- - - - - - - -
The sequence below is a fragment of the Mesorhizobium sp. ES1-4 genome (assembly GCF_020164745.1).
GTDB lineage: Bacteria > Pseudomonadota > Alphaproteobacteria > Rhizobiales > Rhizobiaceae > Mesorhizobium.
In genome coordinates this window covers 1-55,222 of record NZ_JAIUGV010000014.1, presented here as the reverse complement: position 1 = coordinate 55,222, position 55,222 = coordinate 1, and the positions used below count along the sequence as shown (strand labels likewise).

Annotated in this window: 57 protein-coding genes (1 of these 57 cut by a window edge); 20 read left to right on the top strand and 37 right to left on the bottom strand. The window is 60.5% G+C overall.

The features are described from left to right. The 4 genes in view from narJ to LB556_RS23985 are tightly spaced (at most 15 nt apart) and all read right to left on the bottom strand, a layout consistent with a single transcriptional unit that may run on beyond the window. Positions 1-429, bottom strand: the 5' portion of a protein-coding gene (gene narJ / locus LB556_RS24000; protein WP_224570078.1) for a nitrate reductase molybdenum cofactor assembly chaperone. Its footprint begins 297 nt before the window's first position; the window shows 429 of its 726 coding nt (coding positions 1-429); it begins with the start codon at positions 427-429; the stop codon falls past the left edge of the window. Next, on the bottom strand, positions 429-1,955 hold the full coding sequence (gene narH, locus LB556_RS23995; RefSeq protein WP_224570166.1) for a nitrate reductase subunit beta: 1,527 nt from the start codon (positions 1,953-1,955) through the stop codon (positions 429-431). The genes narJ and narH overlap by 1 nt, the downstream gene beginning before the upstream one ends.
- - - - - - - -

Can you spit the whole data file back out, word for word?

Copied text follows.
The sequence below is a fragment of the Mesorhizobium sp. ES1-4 genome (assembly GCF_020164745.1).
GTDB lineage: Bacteria > Pseudomonadota > Alphaproteobacteria > Rhizobiales > Rhizobiaceae > Mesorhizobium.
In genome coordinates this window covers 1-55,222 of record NZ_JAIUGV010000014.1, presented here as the reverse complement: position 1 = coordinate 55,222, position 55,222 = coordinate 1, and the positions used below count along the sequence as shown (strand labels likewise).

Annotated in this window: 57 protein-coding genes (1 of these 57 cut by a window edge); 20 read left to right on the top strand and 37 right to left on the bottom strand. The window is 60.5% G+C overall.

The features are described from left to right. The 4 genes in view from narJ to LB556_RS23985 are tightly spaced (at most 15 nt apart) and all read right to left on the bottom strand, a layout consistent with a single transcriptional unit that may run on beyond the window. Positions 1-429, bottom strand: the 5' portion of a protein-coding gene (gene narJ / locus LB556_RS24000; protein WP_224570078.1) for a nitrate reductase molybdenum cofactor assembly chaperone. Its footprint begins 297 nt before the window's first position; the window shows 429 of its 726 coding nt (coding positions 1-429); it begins with the start codon at positions 427-429; the stop codon falls past the left edge of the window. Next, on the bottom strand, positions 429-1,955 hold the full coding sequence (gene narH, locus LB556_RS23995; RefSeq protein WP_224570166.1) for a nitrate reductase subunit beta: 1,527 nt from the start codon (positions 1,953-1,955) through the stop codon (positions 429-431). The genes narJ and narH overlap by 1 nt, the downstream gene beginning before the upstream one ends.